Nurse Tracy Silta draws a dose of the Moderna COVID-19 vaccine at the walk-in clinic at the intersection of the Kenai Spur and Sterling Highways in Soldotna, Alaska on Wednesday, June 9, 2021. (Camille Botello / Peninsula Clarion)

Nurse Tracy Silta draws a dose of the Moderna COVID-19 vaccine at the walk-in clinic at the intersection of the Kenai Spur and Sterling Highways in Soldotna, Alaska on Wednesday, June 9, 2021. (Camille Botello / Peninsula Clarion)

Updated COVID booster available locally this month

The updated vaccine is recommended for everyone 6 months or older

An updated booster vaccination against COVID-19, approved and recommended by the Centers for Disease Control and Prevention last week, will be available to residents of the Kenai Peninsula by the end of the month.

According to a Sept. 12 press release from the CDC, the updated vaccine is recommended for everyone 6 months or older. The move comes as hospitalizations and deaths attributed to COVID-19 have been rising since July nationwide.

“Vaccination remains the best protection against COVID-19-related hospitalization and death,” the release reads. “If you have not received a COVID-19 vaccine in the past 2 months, get an updated COVID-19 vaccine to protect yourself this fall and winter.”

Amanda McKinley, a public health nurse in Kenai, said that the Public Health Center is expecting to have the updated vaccine available the week of Sept. 25, but said they won’t know for sure when they can start administering doses until they arrive. She said that some local pharmacies were anticipating having the vaccine available as soon as this week.

Walgreens is listed on as having the booster locally available, and appointments were available Tuesday on their website to receive the vaccine in Soldotna. Walmart’s website said they weren’t in stock yet, but didn’t have any information about when they expect vaccines to be available. Soldotna Professional Pharmacy doesn’t list COVID-19 among its available vaccines, and didn’t respond to a request for information before publication.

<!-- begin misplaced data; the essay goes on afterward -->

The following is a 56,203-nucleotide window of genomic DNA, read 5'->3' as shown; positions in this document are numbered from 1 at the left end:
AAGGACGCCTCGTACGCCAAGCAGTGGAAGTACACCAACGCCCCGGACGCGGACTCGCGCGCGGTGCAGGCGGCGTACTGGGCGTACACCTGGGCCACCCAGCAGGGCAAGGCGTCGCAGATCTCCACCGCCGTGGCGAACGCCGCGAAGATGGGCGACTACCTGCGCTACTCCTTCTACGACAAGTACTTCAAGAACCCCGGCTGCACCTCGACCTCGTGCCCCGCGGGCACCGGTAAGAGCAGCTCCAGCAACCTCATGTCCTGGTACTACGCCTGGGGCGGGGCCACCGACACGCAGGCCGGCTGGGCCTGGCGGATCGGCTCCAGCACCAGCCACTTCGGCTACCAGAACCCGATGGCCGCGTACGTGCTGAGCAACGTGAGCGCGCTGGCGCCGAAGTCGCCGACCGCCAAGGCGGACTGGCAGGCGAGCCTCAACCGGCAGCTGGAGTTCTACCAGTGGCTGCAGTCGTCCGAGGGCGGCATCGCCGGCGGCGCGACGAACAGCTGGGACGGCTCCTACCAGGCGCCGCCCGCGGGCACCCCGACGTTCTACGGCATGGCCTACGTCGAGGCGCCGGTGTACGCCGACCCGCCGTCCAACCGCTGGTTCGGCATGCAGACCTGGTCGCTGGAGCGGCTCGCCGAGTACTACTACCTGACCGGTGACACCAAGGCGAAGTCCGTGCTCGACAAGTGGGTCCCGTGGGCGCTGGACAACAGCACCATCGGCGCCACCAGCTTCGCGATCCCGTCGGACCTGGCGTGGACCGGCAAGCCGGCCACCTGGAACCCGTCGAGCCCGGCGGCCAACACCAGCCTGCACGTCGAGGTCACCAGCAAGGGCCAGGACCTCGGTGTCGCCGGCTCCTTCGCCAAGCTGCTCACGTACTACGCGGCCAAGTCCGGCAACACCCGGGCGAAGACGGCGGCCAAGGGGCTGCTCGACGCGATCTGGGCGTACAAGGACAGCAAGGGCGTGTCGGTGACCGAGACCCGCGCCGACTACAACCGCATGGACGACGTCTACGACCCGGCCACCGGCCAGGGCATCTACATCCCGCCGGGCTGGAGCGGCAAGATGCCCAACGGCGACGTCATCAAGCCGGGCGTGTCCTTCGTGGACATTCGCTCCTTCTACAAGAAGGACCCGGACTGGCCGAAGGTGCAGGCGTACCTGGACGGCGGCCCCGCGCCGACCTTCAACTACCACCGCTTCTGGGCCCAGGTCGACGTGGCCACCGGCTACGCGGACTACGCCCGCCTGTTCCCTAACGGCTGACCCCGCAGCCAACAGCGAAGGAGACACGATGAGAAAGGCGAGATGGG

Nationwide, hospitalizations and deaths have been trending upward since July 8. As of Sept. 9, new hospitalizations attributed to COVID-19 nationwide have increased from around 6,000 per week to 21,000 per week, according to data from the CDC. In that same period, new hospitalizations in Alaska have only risen from 25 per week to 34.

Because of the end of the federally announced Public Health Emergency in May, the new COVID-19 vaccine will come with a cost. According to a Sept. 14 press release from the CDC, the U.S. Department of Health and Human Services has a Bridge Access Program to provide vaccine coverage for people without insurance who would otherwise lose access to COVID-19 vaccines.

Participants of the Bridge Access Program will be identified on

Vaccines will also be available for influenza and for respiratory syncytial virus this fall. According to guidance from the State Department of Health, everyone 6 months old or older should get the flu vaccine, ideally in September or October. The RSV vaccine will be recommended only for those older than 60 years of age, with guidance from the CDC expected on Sept. 22. Additional preventative measures for RSV are recommended for infants.

For more information about vaccines and recommendations in Alaska, visit To find a vaccine appointment, visit

Reach reporter Jake Dye at

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